Why Can Some Kids Handle Pressure While Others Fall Apart?



              This lead takes the form of a narrative.  The author Po Bronson takes the focus of the article (the causes and effects of pressure on adolescents) and provides a “case-in-point” – Noah and his brother Jacob Muthler.  He presents Noah as a typical “worrier” by describing (in narrative form) his extreme test anxiety, a problem so devastating that it keeps him from sleeping for weeks before a big test.  His brother Jacob, on the other hand, is what the author calls a typical “warrior”, meaning that he doesn’t get stressed out by tests or really anything much at all.  I thought this was an effective lead in that it distinguished between the two ways of handling stress.  I thought it was ineffective overall though, because the article goes on to explain why it actually doesn’t matter which type of person you are, because both types can be trained to use stress as an advantage.


            The article is about the causes and effects of stress upon school-aged children.  It gets most of its research from a study done in Taiwan upon students leading up to the Basic Competency Test for Junior High.  The scientists measured the students’ stress-levels directly preceding the start of the test (which can make-or-break a students chances of entering a 1st tier school).  What they found was that students with a slow-acting enzyme called COMT were better able to harness stress as a positive force, and therein received considerably better exam scores.  This can be compared to other students with a version of COMT that, rather than being slow-acting, is instantaneous, who were equally as stressed, but could not harness it, and crumpled under the pressure.  Research also found that professional athletes almost always possess the slow-acting version of COMT, meaning that professionals actually do feel the same amount of stress as everyone else in society.  The difference is in their slow-acting COMT, which allows them to embrace the stress as a wholly positive force.  Overall, the article first sets up “worriers” (people with the instantaneous COMT variation) as the blessed group, because the stress makes them study harder.  It then throws them under the bus when it says that they are actually at a disadvantage, because, despite all the studying, they cannot handle stress, and perform poorly on the test.  Comparatively, “warriors” (students with the slow-acting COMT), though they may not study as hard, are better at harnessing the test-time stress, and end up performing noticeably better.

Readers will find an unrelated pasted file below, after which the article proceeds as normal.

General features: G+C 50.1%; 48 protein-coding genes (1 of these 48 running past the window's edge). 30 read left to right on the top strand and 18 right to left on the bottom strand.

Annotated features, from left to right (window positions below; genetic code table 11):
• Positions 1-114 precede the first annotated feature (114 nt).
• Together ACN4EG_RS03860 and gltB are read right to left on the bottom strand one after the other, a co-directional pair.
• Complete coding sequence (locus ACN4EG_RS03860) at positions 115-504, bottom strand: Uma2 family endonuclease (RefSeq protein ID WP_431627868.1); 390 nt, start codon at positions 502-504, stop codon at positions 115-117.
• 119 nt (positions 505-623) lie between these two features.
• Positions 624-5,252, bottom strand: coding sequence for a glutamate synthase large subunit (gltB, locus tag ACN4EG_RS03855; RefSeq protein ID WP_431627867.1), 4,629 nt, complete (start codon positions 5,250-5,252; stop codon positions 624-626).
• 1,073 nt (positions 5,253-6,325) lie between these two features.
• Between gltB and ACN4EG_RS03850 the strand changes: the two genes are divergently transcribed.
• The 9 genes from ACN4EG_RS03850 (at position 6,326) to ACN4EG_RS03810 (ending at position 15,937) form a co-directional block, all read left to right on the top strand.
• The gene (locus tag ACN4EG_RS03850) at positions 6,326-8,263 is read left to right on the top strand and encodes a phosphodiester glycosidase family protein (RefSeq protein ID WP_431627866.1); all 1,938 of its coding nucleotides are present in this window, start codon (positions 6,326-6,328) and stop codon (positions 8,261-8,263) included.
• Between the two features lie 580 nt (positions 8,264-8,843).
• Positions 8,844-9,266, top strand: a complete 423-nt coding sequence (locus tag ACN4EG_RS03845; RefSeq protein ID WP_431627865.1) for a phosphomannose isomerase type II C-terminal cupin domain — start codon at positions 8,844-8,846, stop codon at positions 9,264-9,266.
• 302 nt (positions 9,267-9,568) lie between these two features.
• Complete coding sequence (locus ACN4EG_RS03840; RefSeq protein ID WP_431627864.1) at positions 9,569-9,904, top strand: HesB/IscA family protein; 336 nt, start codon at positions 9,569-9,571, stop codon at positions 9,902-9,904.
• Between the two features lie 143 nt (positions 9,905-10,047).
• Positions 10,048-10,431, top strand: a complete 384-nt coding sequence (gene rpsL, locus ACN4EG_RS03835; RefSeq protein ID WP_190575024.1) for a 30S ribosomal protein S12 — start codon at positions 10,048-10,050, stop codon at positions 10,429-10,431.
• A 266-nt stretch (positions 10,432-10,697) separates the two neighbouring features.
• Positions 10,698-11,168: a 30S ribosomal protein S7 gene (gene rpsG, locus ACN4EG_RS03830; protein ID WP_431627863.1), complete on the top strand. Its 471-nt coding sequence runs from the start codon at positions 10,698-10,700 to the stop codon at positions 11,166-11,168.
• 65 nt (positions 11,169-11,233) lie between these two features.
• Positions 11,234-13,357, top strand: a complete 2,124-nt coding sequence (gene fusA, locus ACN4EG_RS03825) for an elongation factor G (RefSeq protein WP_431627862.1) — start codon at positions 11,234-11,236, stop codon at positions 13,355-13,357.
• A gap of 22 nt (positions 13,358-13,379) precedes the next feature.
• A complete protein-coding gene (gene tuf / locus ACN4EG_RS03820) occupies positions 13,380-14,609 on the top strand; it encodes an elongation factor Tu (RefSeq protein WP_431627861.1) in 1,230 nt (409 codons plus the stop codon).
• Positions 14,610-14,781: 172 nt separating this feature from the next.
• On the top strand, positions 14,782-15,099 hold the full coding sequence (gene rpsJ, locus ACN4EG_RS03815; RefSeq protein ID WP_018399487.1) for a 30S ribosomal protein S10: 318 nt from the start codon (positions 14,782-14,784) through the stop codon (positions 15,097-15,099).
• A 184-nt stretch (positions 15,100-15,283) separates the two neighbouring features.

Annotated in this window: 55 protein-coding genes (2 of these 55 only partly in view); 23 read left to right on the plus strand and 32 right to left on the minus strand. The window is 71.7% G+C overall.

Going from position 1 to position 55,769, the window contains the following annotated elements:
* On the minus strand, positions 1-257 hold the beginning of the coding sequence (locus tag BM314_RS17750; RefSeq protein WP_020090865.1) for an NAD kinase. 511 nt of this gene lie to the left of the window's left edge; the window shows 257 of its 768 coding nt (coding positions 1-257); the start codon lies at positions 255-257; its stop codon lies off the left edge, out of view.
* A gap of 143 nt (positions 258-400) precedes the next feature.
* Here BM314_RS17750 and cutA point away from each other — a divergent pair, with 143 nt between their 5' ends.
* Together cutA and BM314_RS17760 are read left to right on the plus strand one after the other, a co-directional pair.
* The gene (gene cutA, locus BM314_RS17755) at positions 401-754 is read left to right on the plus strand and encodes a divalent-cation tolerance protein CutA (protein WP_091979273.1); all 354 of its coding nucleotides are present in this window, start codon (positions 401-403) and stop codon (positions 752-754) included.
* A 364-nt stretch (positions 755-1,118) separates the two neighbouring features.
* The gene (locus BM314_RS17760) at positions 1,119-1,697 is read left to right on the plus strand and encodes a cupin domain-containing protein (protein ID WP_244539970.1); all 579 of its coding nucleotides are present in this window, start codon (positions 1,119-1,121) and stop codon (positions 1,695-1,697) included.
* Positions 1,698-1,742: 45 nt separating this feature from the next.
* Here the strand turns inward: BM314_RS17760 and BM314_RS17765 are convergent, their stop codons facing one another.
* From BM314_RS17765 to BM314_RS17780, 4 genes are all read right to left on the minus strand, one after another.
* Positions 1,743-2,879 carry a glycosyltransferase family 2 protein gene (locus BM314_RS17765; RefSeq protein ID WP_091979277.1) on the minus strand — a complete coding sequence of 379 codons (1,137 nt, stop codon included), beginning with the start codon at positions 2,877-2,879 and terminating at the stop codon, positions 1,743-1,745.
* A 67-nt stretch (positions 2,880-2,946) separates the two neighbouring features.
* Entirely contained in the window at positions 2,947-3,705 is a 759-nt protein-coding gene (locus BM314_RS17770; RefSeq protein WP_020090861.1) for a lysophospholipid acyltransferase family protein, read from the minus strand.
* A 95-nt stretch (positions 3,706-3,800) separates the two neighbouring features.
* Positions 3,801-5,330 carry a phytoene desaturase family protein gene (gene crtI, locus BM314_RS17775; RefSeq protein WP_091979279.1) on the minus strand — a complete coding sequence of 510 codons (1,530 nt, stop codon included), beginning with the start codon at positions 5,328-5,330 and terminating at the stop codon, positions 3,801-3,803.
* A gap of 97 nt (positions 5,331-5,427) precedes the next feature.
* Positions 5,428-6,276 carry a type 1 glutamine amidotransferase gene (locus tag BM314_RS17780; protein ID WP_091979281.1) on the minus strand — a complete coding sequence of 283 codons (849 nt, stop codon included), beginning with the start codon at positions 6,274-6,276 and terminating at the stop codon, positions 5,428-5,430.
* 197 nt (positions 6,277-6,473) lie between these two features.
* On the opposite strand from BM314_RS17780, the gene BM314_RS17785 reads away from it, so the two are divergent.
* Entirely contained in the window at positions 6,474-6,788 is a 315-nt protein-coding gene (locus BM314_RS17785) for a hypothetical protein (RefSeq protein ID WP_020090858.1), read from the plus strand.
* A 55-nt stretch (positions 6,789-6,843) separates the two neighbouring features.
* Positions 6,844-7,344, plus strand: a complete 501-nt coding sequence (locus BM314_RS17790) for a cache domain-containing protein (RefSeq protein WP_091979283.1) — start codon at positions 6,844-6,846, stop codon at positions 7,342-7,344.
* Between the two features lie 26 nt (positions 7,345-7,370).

Number of people the writer interviewed: 15

 Important Sources:

  •  David Goldman- Geneticist at the National Institutes of Health
  • Chun-Yen Chang- director of the Science Education Center at National Taiwan Normal University
  • Silvia Bunge- Associate Professor of psychology and neuroscience at the University of California, Berkeley
  • Adele Diamond- Professor of developmental cognitive neuroscience at the University of British Columbia
  • Quinn Kennedy- research psychologist at the Naval Postgraduate School
  • Douglas C. Johnson- Professor of psychiatry at the University of California, San Diego
  • Jeremy Jamieson- Assistant Professor of social psychology at the University of Rochester
  • Berry Mendes- Associate Professor of psychology at the University of California, San Francisco
  • David and Christi Bergin- Professors of educational and developmental psychology at the University of Missouri
  • Rena Subotnik- Psychologist at the American Psychological Association

 Research Used:

  • The Pennsylvania System of School Assessment
  • Critical Arguments of the Standardized exam
  • The COMT studies in Taiwan
  • Results of the Basic Competency Test for Junior High Students in Taiwan
  • Function of the Prefrontal Cortex
  • Taiwan’s Education System
  • Importance of Warriors and Worriers in Human evolution
  • Studies that compare professionals with amateur sports competitors
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